United Continental quarterly profit doubles as fuel prices decline

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United Airlines’ customer service desk at O’Hare International Airport on Sunday, Oct. 19   Janel Forte/Medill

By Janel Forte

United Continental Holdings, Inc., said its quarterly profit more than doubled as it reaped the benefits of lower fuel and other costs, and increased revenue from fees for checked baggage, early boarding, and seat upgrades.

The Chicago-based company’s net income in its fiscal third quarter rose to $924 million, or $2.37 per diluted share, from $379 million, or $0.98 per diluted share, in the year-ago quarter.

Excluding special items such as the impact of permanently grounding Embraer ERJ aircraft and losses from fuel hedges, the airlines reported per share earnings of $2.75, exceeding Wall Street analysts consensus estimate of $2.70 per share, according to Bloomberg.

“We are seeing good results from our revenue initiatives, and over the next several quarters, we expect to build on our early momentum,” said Jim Compton, United’s vice chairman and chief revenue officer.

Revenue for the global carrier rose 3.3 percent to $10.6 billion, from $10.23 billion in the same period a year ago.

Passenger revenue increased 4.4 percent to $9.3 billion from $8.9 billion in the year-ago quarter. Cargo revenue rose, 19.1 percent to $237 million from $199 million in the third quarter of last year.

The airline said revenue per passenger for ancillary fees increased by 10.9 percent from the year-ago quarter to $22 per passenger.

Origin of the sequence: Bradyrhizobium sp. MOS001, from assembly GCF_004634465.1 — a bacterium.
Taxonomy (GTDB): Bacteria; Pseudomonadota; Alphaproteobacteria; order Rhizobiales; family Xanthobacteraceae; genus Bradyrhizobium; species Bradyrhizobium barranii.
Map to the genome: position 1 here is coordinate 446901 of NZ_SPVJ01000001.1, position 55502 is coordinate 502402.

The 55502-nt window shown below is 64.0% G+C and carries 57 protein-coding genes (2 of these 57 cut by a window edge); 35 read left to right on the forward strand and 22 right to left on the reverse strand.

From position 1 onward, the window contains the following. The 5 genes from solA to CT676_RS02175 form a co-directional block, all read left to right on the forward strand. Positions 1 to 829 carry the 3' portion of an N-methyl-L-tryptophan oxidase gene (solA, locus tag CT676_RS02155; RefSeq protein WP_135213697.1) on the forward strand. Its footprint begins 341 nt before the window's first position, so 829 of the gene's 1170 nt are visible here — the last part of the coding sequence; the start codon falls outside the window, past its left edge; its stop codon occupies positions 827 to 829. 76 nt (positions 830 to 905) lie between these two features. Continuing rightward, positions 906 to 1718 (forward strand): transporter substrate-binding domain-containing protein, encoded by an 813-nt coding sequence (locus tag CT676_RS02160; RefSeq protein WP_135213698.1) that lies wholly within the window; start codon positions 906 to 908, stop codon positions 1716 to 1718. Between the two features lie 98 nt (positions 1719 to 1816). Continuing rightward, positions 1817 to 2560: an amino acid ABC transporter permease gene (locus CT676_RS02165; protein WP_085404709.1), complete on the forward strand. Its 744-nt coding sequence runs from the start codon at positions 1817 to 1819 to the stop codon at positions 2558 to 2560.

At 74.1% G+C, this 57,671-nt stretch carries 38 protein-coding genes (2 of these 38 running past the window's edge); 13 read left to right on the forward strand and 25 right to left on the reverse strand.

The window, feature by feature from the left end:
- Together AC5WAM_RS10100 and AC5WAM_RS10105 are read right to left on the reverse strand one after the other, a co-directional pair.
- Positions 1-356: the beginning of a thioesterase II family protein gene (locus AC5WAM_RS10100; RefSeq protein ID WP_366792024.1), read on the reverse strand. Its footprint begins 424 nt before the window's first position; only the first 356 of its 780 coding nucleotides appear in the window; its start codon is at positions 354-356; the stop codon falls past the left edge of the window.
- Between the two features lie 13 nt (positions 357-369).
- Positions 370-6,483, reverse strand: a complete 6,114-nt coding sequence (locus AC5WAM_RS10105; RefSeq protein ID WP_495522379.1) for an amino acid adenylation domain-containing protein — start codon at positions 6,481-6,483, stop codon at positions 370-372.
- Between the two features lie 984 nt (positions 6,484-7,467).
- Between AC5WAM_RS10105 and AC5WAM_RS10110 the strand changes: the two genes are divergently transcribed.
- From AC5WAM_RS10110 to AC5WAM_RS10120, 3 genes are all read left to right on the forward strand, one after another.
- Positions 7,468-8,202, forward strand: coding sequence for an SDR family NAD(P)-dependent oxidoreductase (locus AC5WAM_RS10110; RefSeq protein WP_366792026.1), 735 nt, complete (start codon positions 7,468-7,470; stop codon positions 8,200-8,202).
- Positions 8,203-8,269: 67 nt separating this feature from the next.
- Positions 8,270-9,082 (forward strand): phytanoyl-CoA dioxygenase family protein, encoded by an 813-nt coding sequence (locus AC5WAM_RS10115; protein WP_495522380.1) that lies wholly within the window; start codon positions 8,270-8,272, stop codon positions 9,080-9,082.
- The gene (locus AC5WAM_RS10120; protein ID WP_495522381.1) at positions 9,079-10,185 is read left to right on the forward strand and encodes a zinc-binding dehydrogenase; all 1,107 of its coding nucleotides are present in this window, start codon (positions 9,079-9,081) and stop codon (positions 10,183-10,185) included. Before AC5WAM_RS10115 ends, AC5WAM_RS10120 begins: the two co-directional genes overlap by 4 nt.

United lowered operation expenses in the quarter, with cost per available seat mile down 4 percent year-over-year. Third quarter total operating expenses decreased 3.6 percent to $348 million compared to the year-ago quarter.

Shares of United initially fell sharply on the earnings news, as investors focused on the company’s guidance for the current quarter.

“United said its revenue per available seat mile in Q4 is flat and non-fuel costs were up,” said Churchill Inc. analyst Mike Churchill. “The initial gut reaction from investors was ‘oh no’.”

By midday, the shares rebounded. Churchill said investors shifted their attention to the impact of lower fuel costs on operating margins and “realized jet fuel prices going down trumps uninspiring [revenue per available seat mile] growth at this point.”

Fuel costs account for an estimated 30 percent of industry-wide airline operating costs. United cut its fuel bill in the third quarter by 4.1 percent to $135 million from the year-ago quarter. Fuel bills are projected to decline further, the company said, as oil prices decline and the airline integrates more fuel-efficient aircraft into its fleet.

United stock fluctuated throughout the day, but ended the session up 36 cents at $49.42.